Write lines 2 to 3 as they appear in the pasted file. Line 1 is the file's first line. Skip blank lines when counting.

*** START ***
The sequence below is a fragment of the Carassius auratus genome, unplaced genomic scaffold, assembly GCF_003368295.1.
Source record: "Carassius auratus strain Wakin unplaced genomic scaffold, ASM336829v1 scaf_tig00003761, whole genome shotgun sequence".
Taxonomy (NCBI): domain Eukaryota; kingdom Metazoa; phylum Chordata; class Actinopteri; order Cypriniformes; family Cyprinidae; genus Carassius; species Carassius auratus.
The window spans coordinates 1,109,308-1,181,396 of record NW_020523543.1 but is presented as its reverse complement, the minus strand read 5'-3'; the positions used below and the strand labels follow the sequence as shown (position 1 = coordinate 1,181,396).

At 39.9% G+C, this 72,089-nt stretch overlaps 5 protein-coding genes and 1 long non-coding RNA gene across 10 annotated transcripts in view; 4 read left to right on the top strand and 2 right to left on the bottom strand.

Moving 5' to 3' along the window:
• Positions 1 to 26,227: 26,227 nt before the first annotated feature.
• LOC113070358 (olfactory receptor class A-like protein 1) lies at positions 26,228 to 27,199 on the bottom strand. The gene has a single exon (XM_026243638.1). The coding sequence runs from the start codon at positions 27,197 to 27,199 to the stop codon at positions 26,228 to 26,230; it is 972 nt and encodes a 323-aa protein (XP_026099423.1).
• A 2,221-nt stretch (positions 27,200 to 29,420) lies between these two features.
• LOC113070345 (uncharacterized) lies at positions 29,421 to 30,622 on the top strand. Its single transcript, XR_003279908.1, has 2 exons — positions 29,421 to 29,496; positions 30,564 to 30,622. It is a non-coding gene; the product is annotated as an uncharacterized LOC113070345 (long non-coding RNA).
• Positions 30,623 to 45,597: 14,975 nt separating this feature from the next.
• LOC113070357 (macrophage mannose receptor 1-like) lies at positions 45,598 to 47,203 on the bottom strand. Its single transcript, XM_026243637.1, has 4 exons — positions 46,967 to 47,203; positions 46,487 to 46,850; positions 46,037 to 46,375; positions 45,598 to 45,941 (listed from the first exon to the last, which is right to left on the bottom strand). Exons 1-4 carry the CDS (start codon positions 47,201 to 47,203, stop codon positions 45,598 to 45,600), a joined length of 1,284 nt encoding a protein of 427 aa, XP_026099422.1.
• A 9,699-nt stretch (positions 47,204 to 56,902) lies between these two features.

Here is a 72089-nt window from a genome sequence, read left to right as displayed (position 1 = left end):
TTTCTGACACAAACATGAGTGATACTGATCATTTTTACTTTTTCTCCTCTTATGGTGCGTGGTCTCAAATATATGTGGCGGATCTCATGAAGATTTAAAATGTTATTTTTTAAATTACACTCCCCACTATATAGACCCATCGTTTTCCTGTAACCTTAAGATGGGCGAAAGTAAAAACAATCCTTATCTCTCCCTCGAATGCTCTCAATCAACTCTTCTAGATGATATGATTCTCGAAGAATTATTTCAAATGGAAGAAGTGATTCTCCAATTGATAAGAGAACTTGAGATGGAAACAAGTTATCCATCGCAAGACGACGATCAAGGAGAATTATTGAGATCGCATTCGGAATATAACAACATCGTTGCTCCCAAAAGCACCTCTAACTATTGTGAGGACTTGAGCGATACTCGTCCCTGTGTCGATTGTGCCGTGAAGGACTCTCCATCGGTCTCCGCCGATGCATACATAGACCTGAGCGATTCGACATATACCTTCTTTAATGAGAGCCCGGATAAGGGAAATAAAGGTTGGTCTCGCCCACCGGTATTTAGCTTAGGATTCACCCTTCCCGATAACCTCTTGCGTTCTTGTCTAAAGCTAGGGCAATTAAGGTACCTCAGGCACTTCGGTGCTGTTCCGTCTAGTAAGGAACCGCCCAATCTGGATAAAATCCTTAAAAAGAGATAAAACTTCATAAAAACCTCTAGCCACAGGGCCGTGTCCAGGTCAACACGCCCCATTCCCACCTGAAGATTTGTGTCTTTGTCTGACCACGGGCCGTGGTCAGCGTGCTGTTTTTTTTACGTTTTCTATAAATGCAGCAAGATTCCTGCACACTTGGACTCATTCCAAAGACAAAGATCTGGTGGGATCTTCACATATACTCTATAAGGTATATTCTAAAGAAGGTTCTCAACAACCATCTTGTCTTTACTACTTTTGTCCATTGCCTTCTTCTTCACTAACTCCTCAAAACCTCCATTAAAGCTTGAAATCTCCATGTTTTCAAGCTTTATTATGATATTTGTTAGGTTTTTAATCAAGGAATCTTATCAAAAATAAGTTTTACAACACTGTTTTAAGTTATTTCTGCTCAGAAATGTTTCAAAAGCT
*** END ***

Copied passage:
Source record: "Carassius auratus strain Wakin unplaced genomic scaffold, ASM336829v1 scaf_tig00003761, whole genome shotgun sequence".
Taxonomy (NCBI): domain Eukaryota; kingdom Metazoa; phylum Chordata; class Actinopteri; order Cypriniformes; family Cyprinidae; genus Carassius; species Carassius auratus.